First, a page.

But the thing is that money didn’t save the Jews of west Europe during WW2.

You could make a “rich” bashing movie work when you focus on an individual and do not further extrapolate the negative traits of the villain to a wider subset of people. After all, there are always bad apples amongst any loosely categorized group of people. “Veteran” (2015) goes over this line as it tries to say that the villain is a terrible sub-human being and the others within his social grouping are no better.

It is interesting watching this movie as the movie checks down every general slander, which existed even before I was born, that has been laid upon the subset of Koreans arbitrary titled as being “Jaebols”. They are sexually deviant. They are child molesters. They are drug addicts. They are mobster. They abuse actresses. They have bastards with those actresses. They abort those bastards against the mother’s wishes and etc. If this think about the hero’s motivation in this avenue and replace the villain “Jaebols” with a villain Jew, things get rather clearer and ickier. His sudden dislike of the villain makes more sense.

In many ways, the popularity of this movie is very revealing of Korean society. The negative feelings towards the so called “Jaebols” is at the highest amongst the population it had ever been in the modern times. This phenomenon is quite interesting as the Jaebols’ socio-political power has dwindling over past 15 years while still basically taking on the brunt of the tax burden in Korea. Just think of the fact that about 49.5% of the Korean tax payers with income do not pay any direct tax after deductions.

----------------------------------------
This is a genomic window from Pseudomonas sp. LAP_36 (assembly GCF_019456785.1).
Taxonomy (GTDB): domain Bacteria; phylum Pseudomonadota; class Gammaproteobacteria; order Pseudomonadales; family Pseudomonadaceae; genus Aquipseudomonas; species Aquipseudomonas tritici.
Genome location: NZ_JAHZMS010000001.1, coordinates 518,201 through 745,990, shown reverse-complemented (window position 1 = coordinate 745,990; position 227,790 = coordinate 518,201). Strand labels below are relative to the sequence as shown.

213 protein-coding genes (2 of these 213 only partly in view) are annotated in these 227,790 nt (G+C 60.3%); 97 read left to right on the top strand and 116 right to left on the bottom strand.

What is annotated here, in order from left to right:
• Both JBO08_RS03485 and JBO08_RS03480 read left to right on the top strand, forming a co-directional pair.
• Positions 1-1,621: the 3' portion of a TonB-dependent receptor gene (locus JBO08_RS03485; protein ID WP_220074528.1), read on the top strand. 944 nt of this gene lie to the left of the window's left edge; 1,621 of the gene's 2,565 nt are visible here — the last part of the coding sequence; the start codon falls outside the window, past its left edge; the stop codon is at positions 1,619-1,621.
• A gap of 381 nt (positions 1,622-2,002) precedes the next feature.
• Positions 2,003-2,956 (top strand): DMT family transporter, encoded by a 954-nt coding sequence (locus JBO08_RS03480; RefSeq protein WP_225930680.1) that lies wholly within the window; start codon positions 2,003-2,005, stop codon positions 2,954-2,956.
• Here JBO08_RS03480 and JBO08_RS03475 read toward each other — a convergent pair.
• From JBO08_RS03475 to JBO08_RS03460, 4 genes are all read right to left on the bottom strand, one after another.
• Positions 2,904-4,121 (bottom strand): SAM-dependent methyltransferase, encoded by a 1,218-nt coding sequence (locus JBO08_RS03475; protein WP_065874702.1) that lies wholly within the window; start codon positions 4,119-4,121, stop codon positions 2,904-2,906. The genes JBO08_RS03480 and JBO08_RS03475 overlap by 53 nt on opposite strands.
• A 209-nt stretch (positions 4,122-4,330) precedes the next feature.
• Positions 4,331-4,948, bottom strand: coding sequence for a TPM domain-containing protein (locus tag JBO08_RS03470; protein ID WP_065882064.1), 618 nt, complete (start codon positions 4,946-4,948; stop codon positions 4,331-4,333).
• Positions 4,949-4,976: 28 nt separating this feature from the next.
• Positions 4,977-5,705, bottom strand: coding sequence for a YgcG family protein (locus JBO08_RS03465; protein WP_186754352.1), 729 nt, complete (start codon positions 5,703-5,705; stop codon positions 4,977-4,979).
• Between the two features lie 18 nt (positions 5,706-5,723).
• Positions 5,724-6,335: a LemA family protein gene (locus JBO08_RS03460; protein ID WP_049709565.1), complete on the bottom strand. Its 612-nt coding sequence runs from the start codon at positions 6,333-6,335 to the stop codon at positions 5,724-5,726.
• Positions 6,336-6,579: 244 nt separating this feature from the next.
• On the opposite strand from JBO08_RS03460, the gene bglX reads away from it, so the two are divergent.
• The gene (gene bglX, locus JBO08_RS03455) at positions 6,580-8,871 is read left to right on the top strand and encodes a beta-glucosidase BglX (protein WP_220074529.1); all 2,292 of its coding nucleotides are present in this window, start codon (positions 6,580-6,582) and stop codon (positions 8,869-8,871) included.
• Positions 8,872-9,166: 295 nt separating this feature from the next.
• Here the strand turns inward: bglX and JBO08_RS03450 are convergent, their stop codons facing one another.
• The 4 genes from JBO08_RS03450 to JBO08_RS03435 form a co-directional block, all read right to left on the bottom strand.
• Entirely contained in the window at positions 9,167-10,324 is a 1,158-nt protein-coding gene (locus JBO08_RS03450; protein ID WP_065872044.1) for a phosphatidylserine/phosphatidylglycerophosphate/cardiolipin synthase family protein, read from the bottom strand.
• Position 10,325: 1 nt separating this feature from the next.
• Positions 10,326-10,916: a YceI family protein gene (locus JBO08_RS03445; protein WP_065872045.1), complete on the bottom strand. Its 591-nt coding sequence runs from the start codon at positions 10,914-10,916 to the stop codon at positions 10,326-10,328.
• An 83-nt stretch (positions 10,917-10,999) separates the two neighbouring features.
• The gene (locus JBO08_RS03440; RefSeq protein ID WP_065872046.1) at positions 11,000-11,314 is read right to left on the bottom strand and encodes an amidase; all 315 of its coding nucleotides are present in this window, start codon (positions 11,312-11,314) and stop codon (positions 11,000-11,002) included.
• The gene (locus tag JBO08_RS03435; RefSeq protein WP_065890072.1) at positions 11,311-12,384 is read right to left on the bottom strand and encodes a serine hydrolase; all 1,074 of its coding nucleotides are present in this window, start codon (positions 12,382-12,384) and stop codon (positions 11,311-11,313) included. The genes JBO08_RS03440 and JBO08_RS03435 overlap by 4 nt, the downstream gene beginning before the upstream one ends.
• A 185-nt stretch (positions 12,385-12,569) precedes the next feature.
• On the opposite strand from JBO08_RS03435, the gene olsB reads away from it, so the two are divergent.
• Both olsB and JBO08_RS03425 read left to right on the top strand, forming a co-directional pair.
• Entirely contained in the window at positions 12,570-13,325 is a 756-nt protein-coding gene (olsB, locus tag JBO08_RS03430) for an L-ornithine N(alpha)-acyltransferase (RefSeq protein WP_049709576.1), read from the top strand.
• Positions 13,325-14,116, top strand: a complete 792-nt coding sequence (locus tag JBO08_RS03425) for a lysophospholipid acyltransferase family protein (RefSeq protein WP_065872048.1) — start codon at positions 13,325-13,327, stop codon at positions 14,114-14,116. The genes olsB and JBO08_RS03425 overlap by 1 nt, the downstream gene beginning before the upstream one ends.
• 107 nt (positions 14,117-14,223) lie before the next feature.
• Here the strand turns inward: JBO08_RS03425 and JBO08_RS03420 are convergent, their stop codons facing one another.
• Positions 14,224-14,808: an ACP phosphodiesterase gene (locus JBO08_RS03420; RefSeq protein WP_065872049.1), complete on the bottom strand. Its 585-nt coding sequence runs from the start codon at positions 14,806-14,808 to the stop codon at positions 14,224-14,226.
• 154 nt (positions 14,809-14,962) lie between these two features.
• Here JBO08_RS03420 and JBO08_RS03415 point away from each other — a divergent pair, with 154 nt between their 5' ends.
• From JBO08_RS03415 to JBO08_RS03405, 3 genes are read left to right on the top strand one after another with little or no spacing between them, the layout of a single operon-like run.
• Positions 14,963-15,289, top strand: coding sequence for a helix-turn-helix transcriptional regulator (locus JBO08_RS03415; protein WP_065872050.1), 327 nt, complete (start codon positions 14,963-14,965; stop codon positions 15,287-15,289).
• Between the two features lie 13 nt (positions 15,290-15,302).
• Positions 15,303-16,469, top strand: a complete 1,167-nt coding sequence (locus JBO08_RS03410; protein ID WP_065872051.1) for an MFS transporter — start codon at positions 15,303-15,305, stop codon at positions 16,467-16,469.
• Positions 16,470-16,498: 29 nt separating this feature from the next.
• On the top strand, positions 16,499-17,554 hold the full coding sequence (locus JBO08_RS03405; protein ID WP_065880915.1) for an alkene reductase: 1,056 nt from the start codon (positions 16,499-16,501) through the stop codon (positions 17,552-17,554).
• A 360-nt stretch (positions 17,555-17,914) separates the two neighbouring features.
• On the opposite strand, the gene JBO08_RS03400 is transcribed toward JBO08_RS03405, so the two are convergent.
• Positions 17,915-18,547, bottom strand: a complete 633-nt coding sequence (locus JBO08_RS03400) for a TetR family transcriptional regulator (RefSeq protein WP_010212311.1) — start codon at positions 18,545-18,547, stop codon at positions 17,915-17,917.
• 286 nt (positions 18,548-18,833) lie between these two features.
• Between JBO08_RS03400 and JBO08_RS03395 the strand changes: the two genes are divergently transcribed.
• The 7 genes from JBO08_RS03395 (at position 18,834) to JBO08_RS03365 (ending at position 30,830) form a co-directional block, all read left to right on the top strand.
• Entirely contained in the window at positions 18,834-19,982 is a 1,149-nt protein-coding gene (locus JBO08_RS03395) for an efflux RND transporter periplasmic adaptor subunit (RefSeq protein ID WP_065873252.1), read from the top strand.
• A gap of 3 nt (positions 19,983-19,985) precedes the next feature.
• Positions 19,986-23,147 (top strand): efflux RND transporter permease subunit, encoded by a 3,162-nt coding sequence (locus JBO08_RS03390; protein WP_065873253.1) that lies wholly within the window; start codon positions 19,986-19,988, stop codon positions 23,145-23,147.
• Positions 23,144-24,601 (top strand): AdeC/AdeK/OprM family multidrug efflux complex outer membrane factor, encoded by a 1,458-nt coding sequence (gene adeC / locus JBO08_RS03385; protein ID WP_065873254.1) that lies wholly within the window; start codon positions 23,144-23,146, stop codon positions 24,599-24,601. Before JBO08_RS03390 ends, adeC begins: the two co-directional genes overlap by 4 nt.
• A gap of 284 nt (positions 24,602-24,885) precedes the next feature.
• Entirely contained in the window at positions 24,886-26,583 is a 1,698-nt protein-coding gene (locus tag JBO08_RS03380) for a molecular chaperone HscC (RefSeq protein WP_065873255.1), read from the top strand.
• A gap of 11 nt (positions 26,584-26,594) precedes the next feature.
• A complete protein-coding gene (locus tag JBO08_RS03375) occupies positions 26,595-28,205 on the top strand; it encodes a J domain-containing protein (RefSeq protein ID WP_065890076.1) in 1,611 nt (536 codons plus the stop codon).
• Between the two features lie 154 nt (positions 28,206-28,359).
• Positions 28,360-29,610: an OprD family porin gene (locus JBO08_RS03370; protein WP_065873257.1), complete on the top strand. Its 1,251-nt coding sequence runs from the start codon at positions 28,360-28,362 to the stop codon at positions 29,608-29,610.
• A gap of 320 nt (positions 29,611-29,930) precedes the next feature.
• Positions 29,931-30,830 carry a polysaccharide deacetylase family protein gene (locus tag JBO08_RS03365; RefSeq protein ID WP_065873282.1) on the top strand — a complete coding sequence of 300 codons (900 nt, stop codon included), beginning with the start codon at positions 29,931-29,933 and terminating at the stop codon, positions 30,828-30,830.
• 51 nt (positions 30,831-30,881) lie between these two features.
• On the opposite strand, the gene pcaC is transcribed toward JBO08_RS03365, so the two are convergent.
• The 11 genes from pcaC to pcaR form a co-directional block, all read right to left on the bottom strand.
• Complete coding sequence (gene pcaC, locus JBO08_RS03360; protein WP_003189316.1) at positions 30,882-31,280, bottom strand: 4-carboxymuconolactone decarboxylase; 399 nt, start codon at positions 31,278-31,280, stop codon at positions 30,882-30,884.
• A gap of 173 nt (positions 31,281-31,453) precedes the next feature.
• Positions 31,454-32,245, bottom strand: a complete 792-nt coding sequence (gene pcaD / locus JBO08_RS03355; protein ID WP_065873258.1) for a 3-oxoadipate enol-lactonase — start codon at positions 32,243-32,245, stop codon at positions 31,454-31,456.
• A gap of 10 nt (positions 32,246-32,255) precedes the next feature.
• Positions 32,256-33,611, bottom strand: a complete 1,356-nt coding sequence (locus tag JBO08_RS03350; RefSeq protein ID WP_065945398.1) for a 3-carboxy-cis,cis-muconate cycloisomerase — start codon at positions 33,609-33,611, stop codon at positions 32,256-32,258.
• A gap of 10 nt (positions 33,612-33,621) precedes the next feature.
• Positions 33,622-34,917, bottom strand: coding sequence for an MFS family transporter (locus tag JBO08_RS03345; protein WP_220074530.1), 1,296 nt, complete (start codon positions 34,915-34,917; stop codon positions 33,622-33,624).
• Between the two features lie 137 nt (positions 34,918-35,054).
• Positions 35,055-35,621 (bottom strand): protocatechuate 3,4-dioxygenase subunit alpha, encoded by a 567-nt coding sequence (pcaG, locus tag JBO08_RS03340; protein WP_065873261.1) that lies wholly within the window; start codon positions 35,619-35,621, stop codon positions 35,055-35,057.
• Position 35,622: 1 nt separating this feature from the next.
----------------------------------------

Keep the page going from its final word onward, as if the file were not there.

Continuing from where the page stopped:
At the End
The movie “Veteran” (2015) commits many sins. Some are related to the technical aspects of the movie. Others are related to the message of the movie. In regards to the latter, depending on your political leanings, some people may not take too much offense. However, even those would have to agree on the fact that the movie over did it.

It is too obsessed with bashing Jaebols!

As a result, it commits the universal sin that even Karl Marx could agree on. It is boring! Except for the first 15 minute and the last 10 minute, the movie is simply dull!

I will end this already long review by giving “Veteran” (2015) a score of D+. There is no real need to see it. If you want to, just stream in and fast forward through most of the middle part.

Score: D+ or 3 /10